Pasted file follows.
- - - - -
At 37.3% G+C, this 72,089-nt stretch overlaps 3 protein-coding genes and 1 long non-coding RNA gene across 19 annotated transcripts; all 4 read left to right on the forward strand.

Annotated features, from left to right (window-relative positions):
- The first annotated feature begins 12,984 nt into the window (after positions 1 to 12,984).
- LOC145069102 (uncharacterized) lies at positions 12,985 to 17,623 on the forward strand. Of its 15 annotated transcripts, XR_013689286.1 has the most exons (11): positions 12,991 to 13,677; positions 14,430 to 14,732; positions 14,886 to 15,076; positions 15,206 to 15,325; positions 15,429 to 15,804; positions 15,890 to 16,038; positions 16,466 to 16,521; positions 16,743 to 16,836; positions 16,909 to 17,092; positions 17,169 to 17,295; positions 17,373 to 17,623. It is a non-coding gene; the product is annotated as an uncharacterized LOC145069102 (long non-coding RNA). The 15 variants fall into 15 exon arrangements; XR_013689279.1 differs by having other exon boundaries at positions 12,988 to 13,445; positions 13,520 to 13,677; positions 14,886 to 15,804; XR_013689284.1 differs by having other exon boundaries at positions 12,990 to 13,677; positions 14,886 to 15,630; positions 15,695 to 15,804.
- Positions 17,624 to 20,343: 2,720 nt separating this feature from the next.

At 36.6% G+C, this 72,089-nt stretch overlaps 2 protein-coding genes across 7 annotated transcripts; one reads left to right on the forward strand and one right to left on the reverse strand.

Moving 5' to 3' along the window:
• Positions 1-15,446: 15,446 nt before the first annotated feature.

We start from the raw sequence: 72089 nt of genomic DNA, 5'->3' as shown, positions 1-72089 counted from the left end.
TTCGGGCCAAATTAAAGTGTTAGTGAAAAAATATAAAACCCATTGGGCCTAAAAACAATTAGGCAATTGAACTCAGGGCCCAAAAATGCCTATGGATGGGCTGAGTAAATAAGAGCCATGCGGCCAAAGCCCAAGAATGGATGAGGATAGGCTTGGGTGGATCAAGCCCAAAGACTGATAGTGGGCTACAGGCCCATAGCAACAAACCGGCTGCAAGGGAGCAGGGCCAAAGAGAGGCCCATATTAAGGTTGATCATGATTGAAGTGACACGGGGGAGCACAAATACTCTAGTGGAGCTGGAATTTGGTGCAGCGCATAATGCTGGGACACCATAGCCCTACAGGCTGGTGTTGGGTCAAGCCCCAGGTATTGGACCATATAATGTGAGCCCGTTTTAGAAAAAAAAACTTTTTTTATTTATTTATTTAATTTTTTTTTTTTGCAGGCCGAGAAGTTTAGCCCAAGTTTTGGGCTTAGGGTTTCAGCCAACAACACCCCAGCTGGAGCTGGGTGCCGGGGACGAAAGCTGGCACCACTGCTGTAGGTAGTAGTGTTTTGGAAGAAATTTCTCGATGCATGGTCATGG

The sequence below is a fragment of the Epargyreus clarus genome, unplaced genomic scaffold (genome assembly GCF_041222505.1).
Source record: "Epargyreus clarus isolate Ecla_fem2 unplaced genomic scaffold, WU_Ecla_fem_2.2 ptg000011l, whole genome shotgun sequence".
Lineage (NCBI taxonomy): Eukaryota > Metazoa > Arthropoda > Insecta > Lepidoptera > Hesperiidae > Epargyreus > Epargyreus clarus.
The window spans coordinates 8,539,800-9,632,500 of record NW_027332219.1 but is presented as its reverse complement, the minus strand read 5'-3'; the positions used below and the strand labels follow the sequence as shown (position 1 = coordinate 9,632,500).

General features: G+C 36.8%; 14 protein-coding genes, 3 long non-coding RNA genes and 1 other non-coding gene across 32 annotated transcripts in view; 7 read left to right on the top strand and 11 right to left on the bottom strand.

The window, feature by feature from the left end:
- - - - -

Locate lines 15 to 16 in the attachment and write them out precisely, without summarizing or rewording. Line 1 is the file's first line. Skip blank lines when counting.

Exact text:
General features: G+C 36.8%; 14 protein-coding genes, 3 long non-coding RNA genes and 1 other non-coding gene across 32 annotated transcripts in view; 7 read left to right on the top strand and 11 right to left on the bottom strand.

The window, feature by feature from the left end: